Sunday, November 27, 2011

Owen Flanagan, The Bodhisattva's Brain

Over at berfrois, philosopher Owen Flanagan offers a precis of his recent book, The Boddhisattva's Brain, and a defense of naturalistic Buddhism. Here is an excerpt:
My answer for Buddhism is that if one subtracts the beliefs in karma, rebirth and nirvana, what remains is a philosophy that should be attractive to contemporary analytic philosophers. “Buddhism naturalized” contains a powerful and credible metaphysics, epistemology and ethics. The metaphysics is an event or process metaphysics. There are no things, only events that unfold in a great beginning-less unfolding, the Mother of all Unfoldings. The self is one of the impermanent events. The epistemology is empiricist: experience first, then reason and only then do we consult the “scriptures,” which are themselves fallible compilations of wisdom from previous experience. The ethics teaches that goodness comes from compassion and Lovingkindness to oneself and to all other sentient beings.

I believe that “Buddhism naturalized” is a serious contender, along with Confucianism and Aristotelianism, for a great wisdom tradition that offers a viable philosophy for 21st century secularists. It might seem odd to recommend these ancient theories as good for us now, but I do really think all three are worth a second look. The reason is that all three of these philosophies, from over 2 millenia ago, are less theistic, and thus more rational, in their core philosophy that the three Abrahamic traditions.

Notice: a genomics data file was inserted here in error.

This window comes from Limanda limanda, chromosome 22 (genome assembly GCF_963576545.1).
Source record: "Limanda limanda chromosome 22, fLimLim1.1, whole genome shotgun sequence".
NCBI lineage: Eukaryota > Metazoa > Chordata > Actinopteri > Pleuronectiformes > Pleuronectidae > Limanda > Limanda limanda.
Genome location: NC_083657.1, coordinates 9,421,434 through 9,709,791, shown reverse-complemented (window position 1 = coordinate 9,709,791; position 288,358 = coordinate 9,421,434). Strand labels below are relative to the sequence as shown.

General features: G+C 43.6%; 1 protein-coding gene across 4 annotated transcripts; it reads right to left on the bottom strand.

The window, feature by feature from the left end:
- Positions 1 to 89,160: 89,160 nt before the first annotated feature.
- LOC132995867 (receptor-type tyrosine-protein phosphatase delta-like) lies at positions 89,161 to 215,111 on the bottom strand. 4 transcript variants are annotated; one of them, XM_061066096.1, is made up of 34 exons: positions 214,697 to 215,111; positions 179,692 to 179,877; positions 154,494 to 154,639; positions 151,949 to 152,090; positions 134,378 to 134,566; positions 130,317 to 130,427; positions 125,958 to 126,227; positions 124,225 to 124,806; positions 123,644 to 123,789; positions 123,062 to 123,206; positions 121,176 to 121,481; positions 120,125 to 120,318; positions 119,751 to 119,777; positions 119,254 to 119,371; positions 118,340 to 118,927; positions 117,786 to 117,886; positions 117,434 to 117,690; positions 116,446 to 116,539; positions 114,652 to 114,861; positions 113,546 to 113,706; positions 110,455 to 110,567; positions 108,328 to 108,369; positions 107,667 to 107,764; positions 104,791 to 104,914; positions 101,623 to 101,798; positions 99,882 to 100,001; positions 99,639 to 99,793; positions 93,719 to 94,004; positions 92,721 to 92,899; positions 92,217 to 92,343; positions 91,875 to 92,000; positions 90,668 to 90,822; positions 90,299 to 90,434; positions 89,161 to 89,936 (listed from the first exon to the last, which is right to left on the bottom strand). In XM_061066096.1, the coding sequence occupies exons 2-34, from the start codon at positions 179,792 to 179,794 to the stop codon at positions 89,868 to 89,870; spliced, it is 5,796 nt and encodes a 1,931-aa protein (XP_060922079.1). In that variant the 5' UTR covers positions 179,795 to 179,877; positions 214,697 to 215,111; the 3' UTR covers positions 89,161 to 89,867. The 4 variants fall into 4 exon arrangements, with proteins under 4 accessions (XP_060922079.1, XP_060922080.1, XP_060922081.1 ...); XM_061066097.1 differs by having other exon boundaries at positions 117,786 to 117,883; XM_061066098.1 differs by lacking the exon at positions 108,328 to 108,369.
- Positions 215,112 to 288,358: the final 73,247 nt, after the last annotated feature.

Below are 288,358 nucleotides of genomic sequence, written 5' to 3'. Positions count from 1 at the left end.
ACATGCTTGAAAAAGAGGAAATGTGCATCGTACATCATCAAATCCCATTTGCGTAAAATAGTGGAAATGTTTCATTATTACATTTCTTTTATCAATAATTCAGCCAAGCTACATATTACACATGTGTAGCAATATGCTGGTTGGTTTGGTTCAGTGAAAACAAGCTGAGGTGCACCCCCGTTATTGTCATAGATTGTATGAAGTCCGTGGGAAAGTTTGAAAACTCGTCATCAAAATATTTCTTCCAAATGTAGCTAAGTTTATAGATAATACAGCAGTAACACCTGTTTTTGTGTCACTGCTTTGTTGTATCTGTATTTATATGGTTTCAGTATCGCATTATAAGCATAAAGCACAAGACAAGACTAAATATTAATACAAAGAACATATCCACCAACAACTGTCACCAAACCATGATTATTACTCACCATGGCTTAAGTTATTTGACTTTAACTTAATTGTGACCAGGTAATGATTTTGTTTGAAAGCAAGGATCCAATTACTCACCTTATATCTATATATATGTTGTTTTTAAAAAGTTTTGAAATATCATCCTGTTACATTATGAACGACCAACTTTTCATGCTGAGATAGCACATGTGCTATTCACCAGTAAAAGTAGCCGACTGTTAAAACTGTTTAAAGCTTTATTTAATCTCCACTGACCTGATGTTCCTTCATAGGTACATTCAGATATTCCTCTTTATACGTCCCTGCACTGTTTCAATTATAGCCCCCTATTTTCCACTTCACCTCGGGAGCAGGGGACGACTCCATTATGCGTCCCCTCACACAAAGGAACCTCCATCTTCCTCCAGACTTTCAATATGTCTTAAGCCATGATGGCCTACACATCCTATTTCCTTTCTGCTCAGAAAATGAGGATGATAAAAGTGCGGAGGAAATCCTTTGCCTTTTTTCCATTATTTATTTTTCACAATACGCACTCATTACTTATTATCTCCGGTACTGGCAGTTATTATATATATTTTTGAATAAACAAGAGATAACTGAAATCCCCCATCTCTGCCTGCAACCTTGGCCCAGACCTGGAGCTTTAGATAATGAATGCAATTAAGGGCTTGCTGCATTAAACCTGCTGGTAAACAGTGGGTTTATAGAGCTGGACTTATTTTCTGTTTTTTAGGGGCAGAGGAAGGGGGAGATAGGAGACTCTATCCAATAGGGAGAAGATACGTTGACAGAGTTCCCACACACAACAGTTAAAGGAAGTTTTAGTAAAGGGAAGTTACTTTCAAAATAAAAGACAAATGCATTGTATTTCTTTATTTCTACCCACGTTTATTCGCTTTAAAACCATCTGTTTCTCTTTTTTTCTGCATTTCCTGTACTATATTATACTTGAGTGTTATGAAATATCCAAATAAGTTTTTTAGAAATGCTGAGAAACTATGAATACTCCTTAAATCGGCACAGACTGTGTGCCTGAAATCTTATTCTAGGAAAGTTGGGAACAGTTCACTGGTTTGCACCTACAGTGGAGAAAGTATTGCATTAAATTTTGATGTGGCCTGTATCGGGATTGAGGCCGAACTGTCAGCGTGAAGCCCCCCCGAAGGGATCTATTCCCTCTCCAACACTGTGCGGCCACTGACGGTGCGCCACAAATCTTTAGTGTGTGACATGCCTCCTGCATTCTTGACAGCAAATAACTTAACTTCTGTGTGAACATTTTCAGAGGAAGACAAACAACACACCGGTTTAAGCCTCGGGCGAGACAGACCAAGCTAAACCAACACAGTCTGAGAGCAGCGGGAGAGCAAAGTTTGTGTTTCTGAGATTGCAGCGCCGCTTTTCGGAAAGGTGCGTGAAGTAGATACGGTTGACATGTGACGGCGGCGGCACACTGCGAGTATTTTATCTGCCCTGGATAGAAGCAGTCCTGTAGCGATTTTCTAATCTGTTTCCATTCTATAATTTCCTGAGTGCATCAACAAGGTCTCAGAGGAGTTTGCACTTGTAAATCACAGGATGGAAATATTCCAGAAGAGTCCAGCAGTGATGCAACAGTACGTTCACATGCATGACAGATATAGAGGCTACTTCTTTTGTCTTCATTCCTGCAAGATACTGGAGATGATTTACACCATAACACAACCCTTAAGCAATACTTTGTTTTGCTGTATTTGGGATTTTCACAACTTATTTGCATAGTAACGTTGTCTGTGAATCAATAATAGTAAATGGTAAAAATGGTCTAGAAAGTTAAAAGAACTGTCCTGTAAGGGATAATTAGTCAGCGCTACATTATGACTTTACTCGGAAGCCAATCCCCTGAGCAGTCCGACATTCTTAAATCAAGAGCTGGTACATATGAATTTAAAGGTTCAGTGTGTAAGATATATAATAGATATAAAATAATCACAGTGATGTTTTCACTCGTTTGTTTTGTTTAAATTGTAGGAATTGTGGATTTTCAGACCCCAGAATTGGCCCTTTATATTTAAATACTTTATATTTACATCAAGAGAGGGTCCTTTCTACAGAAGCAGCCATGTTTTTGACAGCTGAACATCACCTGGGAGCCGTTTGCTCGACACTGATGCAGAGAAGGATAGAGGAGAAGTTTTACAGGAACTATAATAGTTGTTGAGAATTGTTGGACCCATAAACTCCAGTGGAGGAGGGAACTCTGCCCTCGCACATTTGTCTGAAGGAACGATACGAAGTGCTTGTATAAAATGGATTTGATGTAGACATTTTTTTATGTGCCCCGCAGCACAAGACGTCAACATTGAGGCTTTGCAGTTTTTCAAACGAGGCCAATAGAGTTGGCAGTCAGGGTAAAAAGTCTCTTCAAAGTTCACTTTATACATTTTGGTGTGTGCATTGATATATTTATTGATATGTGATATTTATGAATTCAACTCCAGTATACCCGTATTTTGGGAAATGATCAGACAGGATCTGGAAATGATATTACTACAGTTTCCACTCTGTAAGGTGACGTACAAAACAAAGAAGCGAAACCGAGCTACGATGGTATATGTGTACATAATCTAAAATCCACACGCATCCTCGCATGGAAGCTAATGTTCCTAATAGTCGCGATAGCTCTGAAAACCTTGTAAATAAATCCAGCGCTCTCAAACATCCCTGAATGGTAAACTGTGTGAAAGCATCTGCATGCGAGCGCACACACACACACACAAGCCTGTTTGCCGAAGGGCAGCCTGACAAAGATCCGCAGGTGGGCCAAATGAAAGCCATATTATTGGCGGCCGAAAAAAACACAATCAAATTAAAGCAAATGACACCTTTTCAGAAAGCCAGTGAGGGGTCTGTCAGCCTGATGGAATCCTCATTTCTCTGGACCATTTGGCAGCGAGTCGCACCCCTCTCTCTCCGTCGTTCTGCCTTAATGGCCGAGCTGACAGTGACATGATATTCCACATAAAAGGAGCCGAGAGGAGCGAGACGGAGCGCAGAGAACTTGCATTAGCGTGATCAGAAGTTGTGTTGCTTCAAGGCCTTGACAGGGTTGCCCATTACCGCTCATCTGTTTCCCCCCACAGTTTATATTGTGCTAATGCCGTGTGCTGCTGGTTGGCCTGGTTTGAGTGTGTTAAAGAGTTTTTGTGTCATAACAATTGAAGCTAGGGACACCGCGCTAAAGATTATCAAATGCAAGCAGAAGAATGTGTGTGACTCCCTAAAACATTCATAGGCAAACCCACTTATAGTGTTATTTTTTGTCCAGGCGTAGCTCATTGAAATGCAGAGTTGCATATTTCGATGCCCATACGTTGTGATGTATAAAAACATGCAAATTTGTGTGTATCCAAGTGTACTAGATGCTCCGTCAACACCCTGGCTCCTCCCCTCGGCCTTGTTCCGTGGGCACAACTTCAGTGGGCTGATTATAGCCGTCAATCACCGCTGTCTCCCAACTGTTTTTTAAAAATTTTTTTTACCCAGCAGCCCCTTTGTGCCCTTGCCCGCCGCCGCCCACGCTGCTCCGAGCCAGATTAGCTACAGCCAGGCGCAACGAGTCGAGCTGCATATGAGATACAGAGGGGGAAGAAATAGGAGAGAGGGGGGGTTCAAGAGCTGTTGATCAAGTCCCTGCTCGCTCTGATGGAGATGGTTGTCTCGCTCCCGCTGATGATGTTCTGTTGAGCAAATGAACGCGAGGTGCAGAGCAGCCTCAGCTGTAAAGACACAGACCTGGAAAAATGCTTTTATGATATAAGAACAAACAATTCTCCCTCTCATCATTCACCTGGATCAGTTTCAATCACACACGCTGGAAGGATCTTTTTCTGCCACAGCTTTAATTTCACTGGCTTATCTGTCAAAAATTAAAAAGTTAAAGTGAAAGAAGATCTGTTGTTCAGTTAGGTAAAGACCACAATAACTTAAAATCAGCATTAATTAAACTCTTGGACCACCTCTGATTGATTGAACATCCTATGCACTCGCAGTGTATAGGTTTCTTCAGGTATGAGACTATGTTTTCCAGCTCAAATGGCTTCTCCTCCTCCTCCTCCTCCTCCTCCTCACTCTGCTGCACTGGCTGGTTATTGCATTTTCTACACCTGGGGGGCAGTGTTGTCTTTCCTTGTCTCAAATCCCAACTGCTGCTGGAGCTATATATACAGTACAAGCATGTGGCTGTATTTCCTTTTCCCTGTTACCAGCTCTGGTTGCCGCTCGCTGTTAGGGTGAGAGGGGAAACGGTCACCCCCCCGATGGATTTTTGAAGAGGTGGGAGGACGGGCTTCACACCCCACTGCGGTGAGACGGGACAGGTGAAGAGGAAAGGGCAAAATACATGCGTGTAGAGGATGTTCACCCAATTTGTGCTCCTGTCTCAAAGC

Flanagan is a balanced and rational commentator on Buddhism and other wisdom traditions, and I agree with him that these have much to offer for modern secularists (and, I would add, adherents of Abrahamic faiths as well). However, I wonder whether subtracting karma, rebirth, and nirvana from Buddhism leaves one with Buddhism at all, or something else entirely. This is not to say that we should retain these outmoded elements of Buddhism, but rather that perhaps we should abandon the label 'Buddhism' altogether. Less radically, adopting a term like 'Neo-Buddhism' (akin to the already current neo-Aristotelianism and neo-Confucianism) might make more sense then referring to naturalistic Buddhism as 'Buddhism' in an unqualified sense.
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